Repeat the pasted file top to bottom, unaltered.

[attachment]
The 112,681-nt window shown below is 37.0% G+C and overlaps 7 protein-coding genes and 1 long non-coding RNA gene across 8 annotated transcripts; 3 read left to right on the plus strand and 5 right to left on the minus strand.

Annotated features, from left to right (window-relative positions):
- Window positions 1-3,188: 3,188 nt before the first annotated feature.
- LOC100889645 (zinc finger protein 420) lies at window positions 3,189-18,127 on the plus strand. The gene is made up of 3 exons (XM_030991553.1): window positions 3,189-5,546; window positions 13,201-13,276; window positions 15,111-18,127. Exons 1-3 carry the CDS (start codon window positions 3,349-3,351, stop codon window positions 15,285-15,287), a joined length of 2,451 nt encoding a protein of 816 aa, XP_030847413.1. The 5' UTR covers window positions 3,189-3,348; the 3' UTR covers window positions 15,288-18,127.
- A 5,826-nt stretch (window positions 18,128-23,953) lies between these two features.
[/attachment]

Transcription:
The 112,681-nt window shown below is 37.0% G+C and overlaps 7 protein-coding genes and 1 long non-coding RNA gene across 8 annotated transcripts; 3 read left to right on the plus strand and 5 right to left on the minus strand.

Annotated features, from left to right (window-relative positions):
- Window positions 1-3,188: 3,188 nt before the first annotated feature.
- LOC100889645 (zinc finger protein 420) lies at window positions 3,189-18,127 on the plus strand. The gene is made up of 3 exons (XM_030991553.1): window positions 3,189-5,546; window positions 13,201-13,276; window positions 15,111-18,127. Exons 1-3 carry the CDS (start codon window positions 3,349-3,351, stop codon window positions 15,285-15,287), a joined length of 2,451 nt encoding a protein of 816 aa, XP_030847413.1. The 5' UTR covers window positions 3,189-3,348; the 3' UTR covers window positions 15,288-18,127.
- A 5,826-nt stretch (window positions 18,128-23,953) lies between these two features.